What has happened to it when your air compressor pressure switch is leaking air?
Essentially, there are two reasons why this can occur.
But first, lets talk about what the pressure switch does for the air compressor.
A pressure switch reacts to pressure. In the case of your air compressor, the pressure switch is typically plumbed so that the air from the compressor air tank can flow to the switch. It is the air in the compressor tank that the pressure switch is sensing.
Compressed air pressure pushes equally in all directions at the same time. So, if the tank gauge reads 120 PSI, then there is 120 lbs of force pushing on each square in of tank area, and through the line up to the pressure switch, 120 lbs. of force is pushing on each square inch of the diaphragm inside the pressure switch.
It is the tank pressure pushing on the diaphragm inside the pressure switch that causes the pressure switch to trip.
Why a compressor pressure switch is leaking air – reason one
Reason one why your compressor pressure switch is leaking air is that, over time, the diaphragm inside the switch has cracked or worn a hole, and air is blowing from inside the tank, through the hole in the diaphragm, and existing the switch housing through any convenient opening.
In the photo above, the electric wire ports would be logical places for air to exit the cover should the pressure switch diaphragm have become holed. If the wire strain-relief fittings fill the apertures in the switch, then it may be necessary to pull the cover off the switch to investigate for leaks. If you do this, ensure that the compressor has been unplugged from any power source.
In this photo, note also that the unloader valve for this pressure switch is located on the outside of the switch. If air is exiting the pressure switch cover, then it is almost certain that the diaphragm has failed. That may not necessarily be the case if the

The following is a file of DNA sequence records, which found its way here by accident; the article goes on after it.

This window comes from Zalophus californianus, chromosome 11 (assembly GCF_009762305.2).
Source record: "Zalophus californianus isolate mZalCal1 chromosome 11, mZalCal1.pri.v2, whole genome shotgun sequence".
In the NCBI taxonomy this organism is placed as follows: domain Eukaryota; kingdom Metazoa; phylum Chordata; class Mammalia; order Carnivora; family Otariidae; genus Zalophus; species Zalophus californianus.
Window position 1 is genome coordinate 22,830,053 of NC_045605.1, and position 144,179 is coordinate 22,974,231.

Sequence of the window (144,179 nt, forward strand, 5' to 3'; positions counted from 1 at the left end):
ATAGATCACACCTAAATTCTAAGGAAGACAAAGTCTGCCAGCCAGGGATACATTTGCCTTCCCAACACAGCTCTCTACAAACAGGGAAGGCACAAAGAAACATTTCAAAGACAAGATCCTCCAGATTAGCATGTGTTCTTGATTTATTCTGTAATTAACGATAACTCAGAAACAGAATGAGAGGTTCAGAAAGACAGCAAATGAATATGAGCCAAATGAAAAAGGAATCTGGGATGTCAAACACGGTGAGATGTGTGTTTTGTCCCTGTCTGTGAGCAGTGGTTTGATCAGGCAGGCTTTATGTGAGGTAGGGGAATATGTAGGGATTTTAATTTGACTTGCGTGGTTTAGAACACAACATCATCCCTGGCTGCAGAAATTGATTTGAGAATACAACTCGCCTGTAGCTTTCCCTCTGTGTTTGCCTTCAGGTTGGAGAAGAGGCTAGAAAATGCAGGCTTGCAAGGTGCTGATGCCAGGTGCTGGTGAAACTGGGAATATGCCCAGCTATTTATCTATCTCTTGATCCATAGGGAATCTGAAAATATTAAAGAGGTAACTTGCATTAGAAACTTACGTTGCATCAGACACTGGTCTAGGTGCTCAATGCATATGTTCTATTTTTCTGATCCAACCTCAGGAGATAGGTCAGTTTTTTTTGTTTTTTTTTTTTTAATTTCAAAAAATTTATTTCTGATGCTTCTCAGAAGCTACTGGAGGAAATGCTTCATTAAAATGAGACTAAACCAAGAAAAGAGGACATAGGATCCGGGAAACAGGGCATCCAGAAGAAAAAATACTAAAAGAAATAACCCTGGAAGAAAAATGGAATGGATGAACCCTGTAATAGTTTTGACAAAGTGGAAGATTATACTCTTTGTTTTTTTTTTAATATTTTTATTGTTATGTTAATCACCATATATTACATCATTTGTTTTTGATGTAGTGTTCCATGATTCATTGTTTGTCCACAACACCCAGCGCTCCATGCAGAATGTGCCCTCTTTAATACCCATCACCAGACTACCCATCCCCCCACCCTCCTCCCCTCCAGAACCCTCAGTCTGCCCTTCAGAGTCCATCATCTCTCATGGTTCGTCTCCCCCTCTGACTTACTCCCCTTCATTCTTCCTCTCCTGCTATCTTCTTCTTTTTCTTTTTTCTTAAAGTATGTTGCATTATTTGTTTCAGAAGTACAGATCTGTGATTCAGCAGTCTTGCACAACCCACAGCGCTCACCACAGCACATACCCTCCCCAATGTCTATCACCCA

If, when the air compressor has reached cutout pressure and stopped, you notice that air is blowing out any openings in the pressure switch cover, or if you remove the cover and feel air escaping, and particularly if the unloader valve is plumbed outside of the switch, then you either disassemble the switch and replace the diaphragm, or you replace the switch with one of the same pressure and voltage rating as the old model.
Getting parts for pressure switches may be difficult. Disassembling them and reassembling them is, too, quite complex, particularly when you may only do it once or twice in a lifetime.
If it were us, we’d simply purchase a new switch and replace the old. In this manner the removal and re-installation is straightforward, you get a new diaphragm in the switch, and you also get new points, which are another wear item in a typical compressor pressure switch.
Why a compressor pressure switch is leaking air – reason two
If you notice that the pressure switch on your compressor is leaking air, locate the unloader valve, and try to determine if the air is leaking from the unloader valve or from the switch itself.
If air is leaking from the unloader valve when the air compressor is stopped, that points to a problem with the compressor tank check valve not seating properly, or its failure.
If the air is leaking from the unloader valve, then see the page under Fixing Compressor Problems about air continuously leaking from the unloader valve for more information.
I have a Hitachi compressor. The small line that goes to the pressure switch is popped off of its connection at the tank. I do not know how to connect it. Looks like it should be a compression fitting. But there is only a bare line and a nut. Should there be more parts?